Be careful what you wish for

by Russ Roberts on January 10, 2012

in Data, Gambling with Other's $, Housing

Josh Rosner has uploaded to twitter The National Homeownership Strategy: Partners in the American Dream, a HUD document from May 1995. I stumbled on it a few years back when writing Gambling with Other People’s Money. But I haven’t read it in a while. The first page is a “Message from the President,” President Clinton. It begins:

Our nation’s greatest promise has always been the chance to build a better life. For millions of America’s working families throughout our history, owning a home has come to symbolize the realization of the American Dream. Yet sadly, in the 1980s, it became much harder for many young families to buy their first home, and our national homeownership rate declined for the first time in forty-six years. Our Administration is determined to reverse this trend, and we are committed to ensuring that working families can once again discover the joys of owning a home.

This past year, I directed HUD Secretary Henry G. Cisneros to work with leaders in the housing industry, with nonprofit organizations, and with leaders at every level of government to develop a plan to boost homeownership in America to an all-time high by the end of this century. The National Homeownership Strategy: Partners in the American Dream outlines a substantive, detailed plan to reach this goal. This report identifies specific actions that the federal government, its partners in state and local government, the private, nonprofit community, and private industry will take to lower barriers that prevent American families from becoming homeowners. Working together, we can add as many as eight million new families to America’s homeownership rolls by the year 2000.

It worked for a while. Home ownership increased. Then it didn’t work. Home ownership fell and a recession ensued. We’re still paying the price. The report is worth reading in some detail because it gives you a feel for the scope of the government effort. The federal government, the state governments, the GSE’s (Fannie and Freddie) all were encouraged  to work together. There are 100 action items in the report. Any one of them might be an OK bit of public policy. Together, they helped create the housing boom and the housing bust. Yes, as I have written many times, they needed the money of Wall Street (and maybe the Fed) to really make a really big mess. But this document will give you an idea of why Wall Street’s money (and the Fed’s) flowed to this sector rather than elsewhere. As an example, read Chapter 4 that encourages and lauds low down-payment loans and underwriting “flexibility.”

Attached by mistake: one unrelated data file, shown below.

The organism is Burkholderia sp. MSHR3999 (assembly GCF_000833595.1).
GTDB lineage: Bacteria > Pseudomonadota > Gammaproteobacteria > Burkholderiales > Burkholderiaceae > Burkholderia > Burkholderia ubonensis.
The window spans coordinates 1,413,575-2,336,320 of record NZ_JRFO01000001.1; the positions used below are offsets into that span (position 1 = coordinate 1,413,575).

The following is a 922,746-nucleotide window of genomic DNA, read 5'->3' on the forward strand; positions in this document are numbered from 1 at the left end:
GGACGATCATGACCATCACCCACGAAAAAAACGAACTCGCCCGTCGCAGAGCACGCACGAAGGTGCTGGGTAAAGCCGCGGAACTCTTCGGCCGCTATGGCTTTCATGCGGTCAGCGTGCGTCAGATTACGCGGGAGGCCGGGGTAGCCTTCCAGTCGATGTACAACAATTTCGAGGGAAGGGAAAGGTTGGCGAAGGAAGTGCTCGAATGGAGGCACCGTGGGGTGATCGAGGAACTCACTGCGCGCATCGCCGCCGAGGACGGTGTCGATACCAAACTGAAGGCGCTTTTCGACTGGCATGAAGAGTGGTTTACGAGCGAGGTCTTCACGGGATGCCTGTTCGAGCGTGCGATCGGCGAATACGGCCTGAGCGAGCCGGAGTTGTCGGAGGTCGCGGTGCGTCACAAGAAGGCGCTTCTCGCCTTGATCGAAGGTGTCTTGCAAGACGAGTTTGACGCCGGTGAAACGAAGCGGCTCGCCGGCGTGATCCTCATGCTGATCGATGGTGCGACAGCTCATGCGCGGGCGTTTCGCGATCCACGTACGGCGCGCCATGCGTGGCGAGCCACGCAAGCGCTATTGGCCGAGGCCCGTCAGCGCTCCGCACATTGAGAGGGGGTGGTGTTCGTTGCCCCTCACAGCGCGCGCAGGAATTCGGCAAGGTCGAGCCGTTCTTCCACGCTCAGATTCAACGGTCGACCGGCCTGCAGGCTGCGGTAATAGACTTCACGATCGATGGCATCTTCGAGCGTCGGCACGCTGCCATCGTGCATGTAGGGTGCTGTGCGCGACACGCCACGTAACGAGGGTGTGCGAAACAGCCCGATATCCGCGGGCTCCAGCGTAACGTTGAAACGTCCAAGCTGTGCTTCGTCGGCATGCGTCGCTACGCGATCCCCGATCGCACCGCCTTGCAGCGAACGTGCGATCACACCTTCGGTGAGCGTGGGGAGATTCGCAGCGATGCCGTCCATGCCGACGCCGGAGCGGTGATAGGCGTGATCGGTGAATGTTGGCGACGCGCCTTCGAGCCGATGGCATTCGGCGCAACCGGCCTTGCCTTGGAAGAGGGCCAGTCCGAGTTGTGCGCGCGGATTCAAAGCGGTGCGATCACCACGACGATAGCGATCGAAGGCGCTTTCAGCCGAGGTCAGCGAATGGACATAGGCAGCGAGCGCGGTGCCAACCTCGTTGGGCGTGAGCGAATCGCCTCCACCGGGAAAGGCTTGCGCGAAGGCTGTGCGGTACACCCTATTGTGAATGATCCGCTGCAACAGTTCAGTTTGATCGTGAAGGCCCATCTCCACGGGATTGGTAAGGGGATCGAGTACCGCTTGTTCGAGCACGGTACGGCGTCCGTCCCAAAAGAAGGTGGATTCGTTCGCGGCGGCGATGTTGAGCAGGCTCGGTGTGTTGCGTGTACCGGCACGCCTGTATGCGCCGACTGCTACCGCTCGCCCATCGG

One lesson we might learn is that private-public partnerships are dangerous. The other lesson we might learn is how to think about data. What was the alleged impetus for a national strategy to increase home ownership?

Yet sadly, in the 1980s, it became much harder for many young families to buy their first home, and our national homeownership rate declined for the first time in forty-six years.

Here is the chart of home ownership from 1965 to 2009. I’ve taken it from a Deloitte report but the data are from the Census Bureau:

You can see the rate decline from the late 1970s and stagnate into the early 1990s. Then in 1995, it takes off as the National Homeownership Strategy is launched. It could be a coincidence or it could be that the strategy actually worked for a while. The crash comes around 2005. By 2009, the rate was back on the trend that existed before the fall in the late 1970s. After the foreclosure mess eventually plays out, the home ownership rate will probably be back below that trend.

The picture seems to reinforce the claim by Clinton that “it became much harder for many young families to buy their first home.” After all, the home ownership rate fell, didn’t it?

But something else happened in the 1970s that may explain the decline in home ownership. As I have observed before, the divorce rate rose in the 1970s and there was a big increase in the number of households. In the 1970s, population increased 11.5% but the number of households increased 26.7%. (see the chart here.) Most of those new households were single people, newly divorced. They rented. They didn’t buy their own house. So the home ownership rate fell because the divorce rate rose, not because it became harder to buy a home in any fundamental sense. What a costly error of interpretation.